She helped me clarify the difference between the experience of the classic employee and the inspired entrepreneur.  Below you will find my version of the chart we developed, followed by descriptions of each aspect of natural entrepreneurial thinking. Continue reading

10 things learned in the past year

Like most lessons, many of these are repeats, and now I get it even deeper. I hope this inspires you in your self-made lesson plan.

1 ~ When life happens, roll with it: Around this time last year a chain of unforeseeable events started in my personal life. By the time I got to the end of that chain, 5 months later, it felt like I’d been hit by a tidal wave. When the first challenge came, I pressed on, determined to be unshaken. By the time the rest of the challenges stacked up, I felt as if I had died and wasn’t sure what mattered anymore. I was shaken, stirred and on an odyssey to rediscover everything. When I let go and rolled with it, I found deep gratitude for all the lessons that came my way.

2 ~ Perspective is paramount: I know by now you’re guessing it was the economy. Actually, the news of Wall Street was mostly background noise to the challenges I faced, which included hospitals, the death of loved ones, accepting that I would not be having children of my own, and wondering if anyone really wanted to learn what I wanted to share (self-doubt is so syrupy isn’t it?). My “tidal wave” was a mere ripple in comparison to what some people have experienced in the past 12 months. I am so grateful for the way these events got me to step back and take a long slow look at it all. I softened my focus, widened my view, and tried on other people’s ideas. This practice helped me let go even more, saved me from getting stuck in grief, and opened me up to new possibilities. Continue reading

Do you want to be informative, insightful or irreplacable?

While working on a mutual friend’s collaborative project, I met Jonathan Luebbers. He articulately shared a great insight for our friend. He has given me permission to share with you as well. These are his words:

If you are informative, you’re interesting and nice to have.
If you are insightful and prescriptive you’re extremely valuable.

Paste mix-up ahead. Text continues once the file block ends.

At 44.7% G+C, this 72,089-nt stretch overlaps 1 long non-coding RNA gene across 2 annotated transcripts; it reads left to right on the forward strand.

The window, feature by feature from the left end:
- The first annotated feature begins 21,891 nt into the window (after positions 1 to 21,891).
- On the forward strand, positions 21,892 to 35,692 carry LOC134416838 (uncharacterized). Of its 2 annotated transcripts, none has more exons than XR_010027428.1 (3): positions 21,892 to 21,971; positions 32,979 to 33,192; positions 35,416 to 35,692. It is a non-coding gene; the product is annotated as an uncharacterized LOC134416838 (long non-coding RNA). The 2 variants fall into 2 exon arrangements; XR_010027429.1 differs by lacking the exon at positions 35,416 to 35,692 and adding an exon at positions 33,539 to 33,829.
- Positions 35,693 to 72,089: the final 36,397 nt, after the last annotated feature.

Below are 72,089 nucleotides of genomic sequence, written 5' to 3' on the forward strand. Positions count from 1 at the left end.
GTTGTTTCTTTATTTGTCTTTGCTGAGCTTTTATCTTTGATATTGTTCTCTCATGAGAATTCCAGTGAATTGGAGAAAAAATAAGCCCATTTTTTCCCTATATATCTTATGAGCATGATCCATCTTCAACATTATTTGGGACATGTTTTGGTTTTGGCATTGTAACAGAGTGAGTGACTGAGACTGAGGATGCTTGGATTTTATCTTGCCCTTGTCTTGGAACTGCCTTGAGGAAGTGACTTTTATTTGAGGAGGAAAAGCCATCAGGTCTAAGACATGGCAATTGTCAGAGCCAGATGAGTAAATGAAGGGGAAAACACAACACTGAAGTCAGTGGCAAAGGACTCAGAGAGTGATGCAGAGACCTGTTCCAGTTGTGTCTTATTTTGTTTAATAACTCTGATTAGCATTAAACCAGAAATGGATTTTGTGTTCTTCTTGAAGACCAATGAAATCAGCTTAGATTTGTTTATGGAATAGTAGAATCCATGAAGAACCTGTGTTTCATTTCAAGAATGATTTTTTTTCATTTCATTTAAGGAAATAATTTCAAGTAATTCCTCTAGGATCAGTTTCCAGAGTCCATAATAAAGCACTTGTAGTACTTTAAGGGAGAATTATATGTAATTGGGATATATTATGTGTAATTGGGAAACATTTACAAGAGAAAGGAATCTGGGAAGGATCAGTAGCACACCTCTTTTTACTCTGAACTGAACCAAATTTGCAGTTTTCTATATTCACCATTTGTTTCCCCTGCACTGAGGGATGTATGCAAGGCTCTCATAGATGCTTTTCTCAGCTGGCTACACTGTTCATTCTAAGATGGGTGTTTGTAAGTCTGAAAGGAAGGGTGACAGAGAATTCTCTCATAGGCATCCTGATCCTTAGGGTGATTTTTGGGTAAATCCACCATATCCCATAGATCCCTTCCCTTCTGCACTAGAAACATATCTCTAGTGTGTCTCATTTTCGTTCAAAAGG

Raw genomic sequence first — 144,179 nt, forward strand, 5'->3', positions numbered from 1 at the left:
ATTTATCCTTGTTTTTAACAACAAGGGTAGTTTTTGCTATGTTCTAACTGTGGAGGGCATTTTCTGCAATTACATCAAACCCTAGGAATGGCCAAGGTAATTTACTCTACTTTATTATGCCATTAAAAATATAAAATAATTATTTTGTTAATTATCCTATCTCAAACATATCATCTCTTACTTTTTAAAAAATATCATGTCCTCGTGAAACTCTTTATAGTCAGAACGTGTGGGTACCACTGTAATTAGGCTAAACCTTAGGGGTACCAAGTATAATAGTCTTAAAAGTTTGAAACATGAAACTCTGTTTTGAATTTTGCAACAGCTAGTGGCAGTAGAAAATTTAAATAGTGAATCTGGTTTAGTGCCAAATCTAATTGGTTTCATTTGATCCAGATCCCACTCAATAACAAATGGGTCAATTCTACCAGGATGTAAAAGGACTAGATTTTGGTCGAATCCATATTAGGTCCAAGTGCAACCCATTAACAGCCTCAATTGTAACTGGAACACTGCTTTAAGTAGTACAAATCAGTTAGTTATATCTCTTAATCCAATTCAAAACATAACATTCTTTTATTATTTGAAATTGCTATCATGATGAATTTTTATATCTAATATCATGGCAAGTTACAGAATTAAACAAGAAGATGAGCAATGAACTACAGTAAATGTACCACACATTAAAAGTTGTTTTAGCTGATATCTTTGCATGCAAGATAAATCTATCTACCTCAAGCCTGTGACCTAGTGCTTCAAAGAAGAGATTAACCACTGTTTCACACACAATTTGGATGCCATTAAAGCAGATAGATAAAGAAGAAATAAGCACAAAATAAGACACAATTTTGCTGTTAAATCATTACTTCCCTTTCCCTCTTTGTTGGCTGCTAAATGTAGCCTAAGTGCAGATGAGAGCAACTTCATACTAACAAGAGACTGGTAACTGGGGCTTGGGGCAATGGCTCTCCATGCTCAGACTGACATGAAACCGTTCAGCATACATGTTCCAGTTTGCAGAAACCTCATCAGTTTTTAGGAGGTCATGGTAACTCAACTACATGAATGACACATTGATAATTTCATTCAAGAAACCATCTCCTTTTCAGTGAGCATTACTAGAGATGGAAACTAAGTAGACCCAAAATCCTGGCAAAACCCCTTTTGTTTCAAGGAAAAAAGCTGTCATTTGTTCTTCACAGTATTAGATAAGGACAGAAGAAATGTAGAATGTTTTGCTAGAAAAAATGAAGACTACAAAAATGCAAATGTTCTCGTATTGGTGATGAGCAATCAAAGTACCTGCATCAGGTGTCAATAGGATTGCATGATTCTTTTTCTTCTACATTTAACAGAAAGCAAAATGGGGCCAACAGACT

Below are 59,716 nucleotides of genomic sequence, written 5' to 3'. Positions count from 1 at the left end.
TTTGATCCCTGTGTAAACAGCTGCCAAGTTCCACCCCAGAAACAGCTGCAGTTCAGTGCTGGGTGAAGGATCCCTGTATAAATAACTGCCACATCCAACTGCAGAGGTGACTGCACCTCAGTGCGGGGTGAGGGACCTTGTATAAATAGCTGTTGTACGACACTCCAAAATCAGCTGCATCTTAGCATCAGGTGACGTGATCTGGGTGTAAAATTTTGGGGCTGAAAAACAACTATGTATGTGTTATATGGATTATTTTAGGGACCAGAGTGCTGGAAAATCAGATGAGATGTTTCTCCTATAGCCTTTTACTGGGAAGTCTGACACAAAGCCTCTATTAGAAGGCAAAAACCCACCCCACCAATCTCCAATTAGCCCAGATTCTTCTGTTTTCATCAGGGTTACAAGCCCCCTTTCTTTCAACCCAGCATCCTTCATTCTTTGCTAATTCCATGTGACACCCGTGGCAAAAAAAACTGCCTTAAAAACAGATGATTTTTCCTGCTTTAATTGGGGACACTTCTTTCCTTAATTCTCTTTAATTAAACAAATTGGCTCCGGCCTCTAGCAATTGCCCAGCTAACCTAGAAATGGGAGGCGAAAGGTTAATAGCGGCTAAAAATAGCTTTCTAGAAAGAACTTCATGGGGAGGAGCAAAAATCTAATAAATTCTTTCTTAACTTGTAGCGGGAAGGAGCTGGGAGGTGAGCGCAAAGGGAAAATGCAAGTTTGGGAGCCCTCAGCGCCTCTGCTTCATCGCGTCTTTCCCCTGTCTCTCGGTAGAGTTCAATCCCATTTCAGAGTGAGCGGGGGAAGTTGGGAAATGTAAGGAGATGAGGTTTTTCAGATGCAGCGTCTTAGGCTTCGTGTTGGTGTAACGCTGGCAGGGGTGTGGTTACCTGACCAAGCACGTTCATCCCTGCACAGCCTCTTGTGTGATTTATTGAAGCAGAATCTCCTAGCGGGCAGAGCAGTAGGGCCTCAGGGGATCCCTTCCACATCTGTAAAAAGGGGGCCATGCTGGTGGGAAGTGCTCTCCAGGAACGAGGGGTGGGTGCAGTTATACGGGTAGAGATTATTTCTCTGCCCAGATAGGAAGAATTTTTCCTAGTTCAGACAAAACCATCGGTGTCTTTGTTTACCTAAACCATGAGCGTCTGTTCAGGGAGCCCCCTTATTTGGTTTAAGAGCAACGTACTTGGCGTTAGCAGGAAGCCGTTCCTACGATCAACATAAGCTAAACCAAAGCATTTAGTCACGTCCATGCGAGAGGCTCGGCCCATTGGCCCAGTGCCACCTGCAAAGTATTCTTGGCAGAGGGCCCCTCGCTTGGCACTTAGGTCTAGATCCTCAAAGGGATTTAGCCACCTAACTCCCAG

If they cannot achieve their objectives without you, you’re irreplaceable.
At informative, you get cut if money gets tight and might be replaced when money flows again.
At insightful and prescriptive, you are the last non-essential item to be cut and one of the first to be reinstated when money flows again.
At mission-critical, they pack their lunches, skip wine at dinner, trade down their cars, and cancel the family vacation. They don’t cut you.
Your authority at start will flow from what you present and how you present it.
In the longer run your authority will flow from the results of your clients.


Jonathan Luebbers (Jonathan_Luebbers [at] yahoo [dot] com) enjoys using strategy, product management, and market research to help people and organizations release their untapped potential. Having returned to MN to be closer to family, he’s looking for his next opportunity. In the interim he co-founded Non-Profit Transitions, an organization of professionals dedicated to helping non-profits through the bumpy waters of the current economy. In his free time he and his wife enjoy finding new ways to make their 9-month old little boy laugh.
Jonathan’s professional profile can be found at

Response to Shame and Disgust by Louis Rosenfeld

I recently read a blog post by Louis Rosenfeld, titled “Shame and Disgust” about an ethical issue he faced a while back. A link to his story was posted as an example of dilemmas worth discussing at an upcoming usability conference. Due to spam, his post is now closed to comments. However, he found my reply useful and gave me his blessing to post it here for you.

Hello Lou,

You asked what you “should have done.” I can’t answer that, but I can tell you what I would have done as a contractor in this order:

  1. I would have slept on it and calmed down.
  2. Stopped everything and scheduled a brief private person-to-person meeting with the person who told me, “they didn’t really want to make it easy for veterans” [His dilemma:  It appeared that his client asked him to go against his better judgment and avoid making a website as usable as possible for the intended web site visitors, who happened to be U.S. military veterans. ] Continue reading